The Chamberlains head over to the lighthouse to get a memorable family picture clicked. Mia goes with a sullen face, her teenage angst making her want it to be something she could get over with as soon as possible. But family values have a knack of making themselves felt in unusual ways.
“Mia, come on up! You’re going to miss it!” called out Brandy in her eloquent voice.
“I’m coming, I’m coming. It’s not like you are going to have the picture taken without me. How I would love that, though,” said Mia, rolling her eyes over at her mother.
Vikram is finally able to write something with his hands. He is worried about its quality and appeal more than he has ever been in his career as a writer. His heart beats frantically, but it’s more so because of an emotion he has never experienced before.
When Vikram handed her the letter the day after she returned, he saw a look of disbelief on Malini’s face. He hadn’t said anything but just placed the letter in her hand. Her hands had felt the dotted impressions immediately, but her mind was taking its time believing it. She passed her hand over the sheet of paper and sat down without a word.
Vikram watched her both keenly and apprehensively as her fingers traced the characters slowly. Varsha joined them a minute later but froze when she saw the two of them. She knew what was happening before she saw her sister read something she had never read herself. She had seen it in his eyes.
Vikram and Malini get closer as the two spend more and more time together. Opening up to each other is much easier than talking out loud to themselves for the both of them. As they continue seeing each other on a daily basis, Vikram finds a way to overcome his writing handicap.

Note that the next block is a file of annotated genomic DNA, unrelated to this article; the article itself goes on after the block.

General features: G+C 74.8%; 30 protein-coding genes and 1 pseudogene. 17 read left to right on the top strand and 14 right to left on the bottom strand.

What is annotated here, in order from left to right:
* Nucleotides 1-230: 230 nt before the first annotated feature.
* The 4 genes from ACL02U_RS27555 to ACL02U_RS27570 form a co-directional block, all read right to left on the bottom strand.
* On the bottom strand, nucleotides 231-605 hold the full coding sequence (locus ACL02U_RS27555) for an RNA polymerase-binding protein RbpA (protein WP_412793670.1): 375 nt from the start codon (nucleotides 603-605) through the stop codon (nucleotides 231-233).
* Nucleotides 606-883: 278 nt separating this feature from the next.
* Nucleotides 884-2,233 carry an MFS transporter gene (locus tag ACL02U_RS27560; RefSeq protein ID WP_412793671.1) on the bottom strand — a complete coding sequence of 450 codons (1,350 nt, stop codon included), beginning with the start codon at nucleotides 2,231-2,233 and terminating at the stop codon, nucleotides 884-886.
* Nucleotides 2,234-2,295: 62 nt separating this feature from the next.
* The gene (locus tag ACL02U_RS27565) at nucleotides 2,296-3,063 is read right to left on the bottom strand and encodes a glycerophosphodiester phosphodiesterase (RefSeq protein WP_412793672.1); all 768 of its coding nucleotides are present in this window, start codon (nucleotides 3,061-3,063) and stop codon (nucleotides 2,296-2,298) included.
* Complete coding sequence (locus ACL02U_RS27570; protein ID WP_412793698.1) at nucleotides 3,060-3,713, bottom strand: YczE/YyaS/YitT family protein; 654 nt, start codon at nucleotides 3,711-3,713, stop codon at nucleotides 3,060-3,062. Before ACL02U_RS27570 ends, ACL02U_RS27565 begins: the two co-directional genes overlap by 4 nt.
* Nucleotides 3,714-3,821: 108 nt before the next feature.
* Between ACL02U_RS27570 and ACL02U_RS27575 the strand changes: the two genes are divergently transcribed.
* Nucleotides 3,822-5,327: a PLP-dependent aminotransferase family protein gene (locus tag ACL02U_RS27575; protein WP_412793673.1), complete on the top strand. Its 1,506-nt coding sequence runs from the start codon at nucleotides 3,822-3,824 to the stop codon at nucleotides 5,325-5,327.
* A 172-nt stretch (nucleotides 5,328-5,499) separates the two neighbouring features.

Vikram spent his evenings at Malini’s for the next month. He would go there when she was done giving lessons. He would then read to the sisters. They always sat in the living room or on the patio if the weather was pleasant. The house had two rooms but Vikram had only ever seen the living room. It was rather large and had a set of small mattresses lined in one corner where Malini gave her lessons. A sofa set and coffee table occupied the main area, and the rest was empty space. The lack of furniture didn’t look like the result of poor interior planning. It separated the dining table from the sofa set.
After the first few days, he started spending time with Malini once he was done reading to them. Varsha hadn’t objected to it, but there was a hesitance in Malini’s manner whenever they were alone. They would often go out for a walk at night. Vikram noticed how Malini would always bring something up to talk about, careful not to let any silence creep between them. It helped them tell each other everything about themselves.
Vikram, the writer who cannot write, is entranced by his encounter with Malini, the blind woman with something special. He revisits his old habit of writing something for a woman, but things are different this time.
It had started raining a short while after Vikram got up the next morning. He had only had a couple of hours of sleep and his head felt heavy. The weather helped him deal with it better. He always found rain soothing.
It wasn’t a typical Mumbai downpour. The signs of rain had been there for a while, and the shower wasn’t thunderous. It was a welcome change for Vikram.
Vikram is having a tough time dealing with his disheartening disability when he comes across someone who changes his mind
Vikram sat looking at the woman on the opposite seat in the local train. He briefly shifted his gaze when a strapping six feet tall transgender dressed in a sari asked the boy sitting next to the woman for some change. The boy smiled meekly and shrugged his shoulders. The transgender smiled in return, pulled the boy’s cheek softly, and walked on. Barring this brief distraction, Vikram kept his eyes fixed on the woman.
She kept staring out the window looking at nothing in particular. It was a skill Vikram had often marvelled at, for he had always found it impossible to stare out the window of a moving vehicle like that. It was partly because of that, partly because she was quite attractive, but mostly because she was completely unaware of his presence that he remained looking at her.